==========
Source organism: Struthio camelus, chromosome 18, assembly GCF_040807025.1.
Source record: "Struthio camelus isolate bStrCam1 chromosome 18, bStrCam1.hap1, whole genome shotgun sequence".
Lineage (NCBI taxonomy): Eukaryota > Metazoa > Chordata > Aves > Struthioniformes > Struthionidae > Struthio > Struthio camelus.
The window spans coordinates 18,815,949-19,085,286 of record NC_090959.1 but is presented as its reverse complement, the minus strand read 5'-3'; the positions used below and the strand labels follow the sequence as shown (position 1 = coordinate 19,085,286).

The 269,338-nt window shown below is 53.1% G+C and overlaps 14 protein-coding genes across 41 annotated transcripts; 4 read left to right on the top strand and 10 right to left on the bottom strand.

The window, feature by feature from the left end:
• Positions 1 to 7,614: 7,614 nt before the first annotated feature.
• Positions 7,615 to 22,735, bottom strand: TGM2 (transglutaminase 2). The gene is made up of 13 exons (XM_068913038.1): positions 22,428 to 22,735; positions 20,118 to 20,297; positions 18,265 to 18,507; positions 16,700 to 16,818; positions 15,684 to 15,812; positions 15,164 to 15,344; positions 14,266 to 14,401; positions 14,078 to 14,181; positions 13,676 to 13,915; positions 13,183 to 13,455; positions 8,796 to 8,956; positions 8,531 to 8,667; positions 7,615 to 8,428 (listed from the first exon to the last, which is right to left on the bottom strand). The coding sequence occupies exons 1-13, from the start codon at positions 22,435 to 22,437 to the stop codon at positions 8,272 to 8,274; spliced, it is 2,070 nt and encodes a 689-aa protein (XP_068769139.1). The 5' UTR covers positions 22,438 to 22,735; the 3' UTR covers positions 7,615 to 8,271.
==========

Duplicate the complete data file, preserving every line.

Source organism: Struthio camelus, chromosome 18, assembly GCF_040807025.1.
Source record: "Struthio camelus isolate bStrCam1 chromosome 18, bStrCam1.hap1, whole genome shotgun sequence".
Lineage (NCBI taxonomy): Eukaryota > Metazoa > Chordata > Aves > Struthioniformes > Struthionidae > Struthio > Struthio camelus.
The window spans coordinates 18,815,949-19,085,286 of record NC_090959.1 but is presented as its reverse complement, the minus strand read 5'-3'; the positions used below and the strand labels follow the sequence as shown (position 1 = coordinate 19,085,286).

The 269,338-nt window shown below is 53.1% G+C and overlaps 14 protein-coding genes across 41 annotated transcripts; 4 read left to right on the top strand and 10 right to left on the bottom strand.

The window, feature by feature from the left end:
• Positions 1 to 7,614: 7,614 nt before the first annotated feature.
• Positions 7,615 to 22,735, bottom strand: TGM2 (transglutaminase 2). The gene is made up of 13 exons (XM_068913038.1): positions 22,428 to 22,735; positions 20,118 to 20,297; positions 18,265 to 18,507; positions 16,700 to 16,818; positions 15,684 to 15,812; positions 15,164 to 15,344; positions 14,266 to 14,401; positions 14,078 to 14,181; positions 13,676 to 13,915; positions 13,183 to 13,455; positions 8,796 to 8,956; positions 8,531 to 8,667; positions 7,615 to 8,428 (listed from the first exon to the last, which is right to left on the bottom strand). The coding sequence occupies exons 1-13, from the start codon at positions 22,435 to 22,437 to the stop codon at positions 8,272 to 8,274; spliced, it is 2,070 nt and encodes a 689-aa protein (XP_068769139.1). The 5' UTR covers positions 22,438 to 22,735; the 3' UTR covers positions 7,615 to 8,271.